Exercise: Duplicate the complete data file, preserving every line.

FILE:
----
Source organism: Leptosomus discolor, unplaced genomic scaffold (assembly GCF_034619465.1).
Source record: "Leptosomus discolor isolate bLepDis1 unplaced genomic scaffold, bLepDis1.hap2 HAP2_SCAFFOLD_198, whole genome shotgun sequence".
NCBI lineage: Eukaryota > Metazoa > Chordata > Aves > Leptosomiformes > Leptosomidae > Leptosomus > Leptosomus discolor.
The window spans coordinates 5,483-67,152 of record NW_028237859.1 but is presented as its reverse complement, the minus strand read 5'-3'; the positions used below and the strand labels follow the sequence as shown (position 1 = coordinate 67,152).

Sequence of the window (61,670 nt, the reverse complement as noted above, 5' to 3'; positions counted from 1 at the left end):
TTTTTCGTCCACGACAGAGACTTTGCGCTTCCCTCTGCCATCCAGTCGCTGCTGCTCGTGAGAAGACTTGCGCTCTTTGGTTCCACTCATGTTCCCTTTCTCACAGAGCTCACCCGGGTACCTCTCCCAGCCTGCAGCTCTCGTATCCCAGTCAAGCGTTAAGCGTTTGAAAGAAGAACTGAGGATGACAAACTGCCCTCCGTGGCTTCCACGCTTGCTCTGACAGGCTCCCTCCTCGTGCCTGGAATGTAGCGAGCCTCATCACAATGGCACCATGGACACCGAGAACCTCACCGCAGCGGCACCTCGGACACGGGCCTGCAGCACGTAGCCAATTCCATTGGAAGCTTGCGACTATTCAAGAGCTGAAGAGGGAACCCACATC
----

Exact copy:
Source organism: Leptosomus discolor, unplaced genomic scaffold (assembly GCF_034619465.1).
Source record: "Leptosomus discolor isolate bLepDis1 unplaced genomic scaffold, bLepDis1.hap2 HAP2_SCAFFOLD_198, whole genome shotgun sequence".
NCBI lineage: Eukaryota > Metazoa > Chordata > Aves > Leptosomiformes > Leptosomidae > Leptosomus > Leptosomus discolor.
The window spans coordinates 5,483-67,152 of record NW_028237859.1 but is presented as its reverse complement, the minus strand read 5'-3'; the positions used below and the strand labels follow the sequence as shown (position 1 = coordinate 67,152).

Sequence of the window (61,670 nt, the reverse complement as noted above, 5' to 3'; positions counted from 1 at the left end):
TTTTTCGTCCACGACAGAGACTTTGCGCTTCCCTCTGCCATCCAGTCGCTGCTGCTCGTGAGAAGACTTGCGCTCTTTGGTTCCACTCATGTTCCCTTTCTCACAGAGCTCACCCGGGTACCTCTCCCAGCCTGCAGCTCTCGTATCCCAGTCAAGCGTTAAGCGTTTGAAAGAAGAACTGAGGATGACAAACTGCCCTCCGTGGCTTCCACGCTTGCTCTGACAGGCTCCCTCCTCGTGCCTGGAATGTAGCGAGCCTCATCACAATGGCACCATGGACACCGAGAACCTCACCGCAGCGGCACCTCGGACACGGGCCTGCAGCACGTAGCCAATTCCATTGGAAGCTTGCGACTATTCAAGAGCTGAAGAGGGAACCCACATC